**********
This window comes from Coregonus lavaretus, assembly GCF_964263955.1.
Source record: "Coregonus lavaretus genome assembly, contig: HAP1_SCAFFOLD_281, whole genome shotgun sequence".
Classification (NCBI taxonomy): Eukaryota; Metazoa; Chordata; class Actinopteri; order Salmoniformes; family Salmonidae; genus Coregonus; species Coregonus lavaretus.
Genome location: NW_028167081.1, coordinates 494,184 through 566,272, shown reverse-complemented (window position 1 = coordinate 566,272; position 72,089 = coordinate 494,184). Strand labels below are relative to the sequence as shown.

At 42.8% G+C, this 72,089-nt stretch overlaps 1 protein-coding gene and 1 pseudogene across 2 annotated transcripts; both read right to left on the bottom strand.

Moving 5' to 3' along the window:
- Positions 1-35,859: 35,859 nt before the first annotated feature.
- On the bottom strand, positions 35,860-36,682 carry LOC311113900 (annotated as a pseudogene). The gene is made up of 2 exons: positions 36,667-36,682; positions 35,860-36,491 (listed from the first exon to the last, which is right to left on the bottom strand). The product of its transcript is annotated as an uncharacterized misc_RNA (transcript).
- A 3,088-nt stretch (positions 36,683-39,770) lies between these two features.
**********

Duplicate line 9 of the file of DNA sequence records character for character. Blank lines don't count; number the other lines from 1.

- A 3,088-nt stretch (positions 36,683-39,770) lies between these two features.